Lost Causes and Signs

Just a reminder that you and I serve a wonderful, merciful, omnipotent God.  His love is unconditional and all-consuming.  He also knows that we, as mere human beings, cannot begin to understand the implications of His love and mercy, so … Continue reading

Another Return

I always go MIA for long periods of time, then come back suddenly.  I guess you’re all used to that by now.  I guess a lot has happened, and I really do need to “restaple” my heart to Christ.  It’s been a hard year, but I’m ready to stop living in fear that I’m somehow beyond God’s reach.  Depression, eating disorder, anxiety, Dad leaving me—my God is greater than the sum of my fears.  Just a stream of consciousness prayer I wrote to God today:

 

Lord,

I ask You constantly for things I can’t even comprehend, so I’m going to humble my prayers to layman’s terms.  I’m looking for Your peace, Lord, first and foremost.  I pray that You will help me to quiet the intrusive, fear-stricken voices in my head so that I may listen to You instead and come to hear the quiet words You whisper into my heart.  I trust that You’ll bring me back to Your arms, Jesus, and I promise You that I will, by the help of Your grace, let Your gentle, loving voice lead me back home.  I’m a little lost right now, Jesus, but I will not give up.  I love You more than I can understand, and, if nothing else, I will always stretch my arms toward You as You pull me back to shore.  Again, I’ll say it, Jesus: I love You.  I’ll give You my nothing if it’s all I have.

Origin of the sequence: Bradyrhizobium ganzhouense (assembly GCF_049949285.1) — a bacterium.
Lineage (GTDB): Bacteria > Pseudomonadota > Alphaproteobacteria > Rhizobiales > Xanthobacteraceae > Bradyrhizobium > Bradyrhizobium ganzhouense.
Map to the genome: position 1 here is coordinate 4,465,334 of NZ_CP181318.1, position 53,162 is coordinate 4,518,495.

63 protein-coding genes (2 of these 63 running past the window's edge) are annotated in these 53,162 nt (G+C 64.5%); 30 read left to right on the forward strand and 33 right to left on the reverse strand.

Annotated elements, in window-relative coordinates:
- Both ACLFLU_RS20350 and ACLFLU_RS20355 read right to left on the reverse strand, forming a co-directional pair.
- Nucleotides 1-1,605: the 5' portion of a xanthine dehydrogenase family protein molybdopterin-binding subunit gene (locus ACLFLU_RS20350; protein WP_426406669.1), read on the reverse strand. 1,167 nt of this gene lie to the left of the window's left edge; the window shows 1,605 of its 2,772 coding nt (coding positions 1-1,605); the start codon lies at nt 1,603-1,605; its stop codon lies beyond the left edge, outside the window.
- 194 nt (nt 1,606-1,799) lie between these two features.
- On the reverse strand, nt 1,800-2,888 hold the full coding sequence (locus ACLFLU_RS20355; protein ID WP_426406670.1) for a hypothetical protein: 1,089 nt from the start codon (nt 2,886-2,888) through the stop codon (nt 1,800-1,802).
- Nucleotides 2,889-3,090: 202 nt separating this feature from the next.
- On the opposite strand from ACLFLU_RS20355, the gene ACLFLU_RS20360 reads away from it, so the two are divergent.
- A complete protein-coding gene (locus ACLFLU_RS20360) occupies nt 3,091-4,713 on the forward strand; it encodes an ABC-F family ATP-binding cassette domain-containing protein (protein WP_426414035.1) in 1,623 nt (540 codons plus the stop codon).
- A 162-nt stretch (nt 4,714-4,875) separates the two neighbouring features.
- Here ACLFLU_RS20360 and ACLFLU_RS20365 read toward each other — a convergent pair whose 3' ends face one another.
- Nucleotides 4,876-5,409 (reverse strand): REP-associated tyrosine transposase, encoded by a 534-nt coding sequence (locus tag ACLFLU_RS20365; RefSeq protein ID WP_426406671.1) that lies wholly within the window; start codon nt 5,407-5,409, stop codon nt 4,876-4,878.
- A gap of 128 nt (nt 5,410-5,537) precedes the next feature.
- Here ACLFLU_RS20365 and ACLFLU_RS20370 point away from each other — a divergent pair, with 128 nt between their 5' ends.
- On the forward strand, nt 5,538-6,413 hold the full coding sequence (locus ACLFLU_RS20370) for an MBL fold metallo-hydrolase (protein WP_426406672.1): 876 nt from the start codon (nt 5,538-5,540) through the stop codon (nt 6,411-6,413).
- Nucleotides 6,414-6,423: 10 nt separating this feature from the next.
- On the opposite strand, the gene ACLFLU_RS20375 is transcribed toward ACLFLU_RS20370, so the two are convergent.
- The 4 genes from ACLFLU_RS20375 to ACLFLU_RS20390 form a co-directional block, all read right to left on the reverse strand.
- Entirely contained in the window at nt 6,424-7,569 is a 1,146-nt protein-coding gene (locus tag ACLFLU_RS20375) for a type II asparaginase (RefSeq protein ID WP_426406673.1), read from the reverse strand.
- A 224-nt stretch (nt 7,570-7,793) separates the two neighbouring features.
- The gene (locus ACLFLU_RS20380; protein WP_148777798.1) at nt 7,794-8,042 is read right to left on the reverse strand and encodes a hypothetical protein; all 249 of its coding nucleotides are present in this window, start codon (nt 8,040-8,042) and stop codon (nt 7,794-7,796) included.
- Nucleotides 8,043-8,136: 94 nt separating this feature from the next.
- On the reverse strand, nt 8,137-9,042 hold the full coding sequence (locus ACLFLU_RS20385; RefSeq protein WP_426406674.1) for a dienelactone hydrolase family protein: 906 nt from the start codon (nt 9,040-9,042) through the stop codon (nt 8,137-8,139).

Amen.

 

Out of context, I’m sure this prayer is pretty incoherent, but in light of my faith life as of late, I feel like it says all that I’ve been wanting to say to God.

After a Long Hiatus…

ImageWell, I haven’t blogged in a long time, I know.  Things have been pretty crazy, but I’m working them out, little by little.  I’m getting better, even though it’s difficult and I sometimes resist the changes.  The thing is, in November, on my senior retreat, I told my whole senior class about my eating disorder.  I’d never told anyone before, except the priest in the confessional, so I don’t entirely know what, if not Jesus, moved me to speak up about it.  So, yeah, my mom found out about my bulimia, which was scary and confusing, but somehow it ended up okay.  My school was understanding and helpful, and they were prepared to be flexible as I received treatment.  On November 20, I started the day program at the #1 eating disorder treatment center in the country.  Twelve hours a day, seven days a week (yes, that meant missing Mass and school).  No mirrors, monitored bathroom breaks, intensive therapy, a whole personal treatment team and a super-strict meal plan.  I spent five weeks there, and yes, it was crazy and stressful and emotionally draining, but I do think it helped.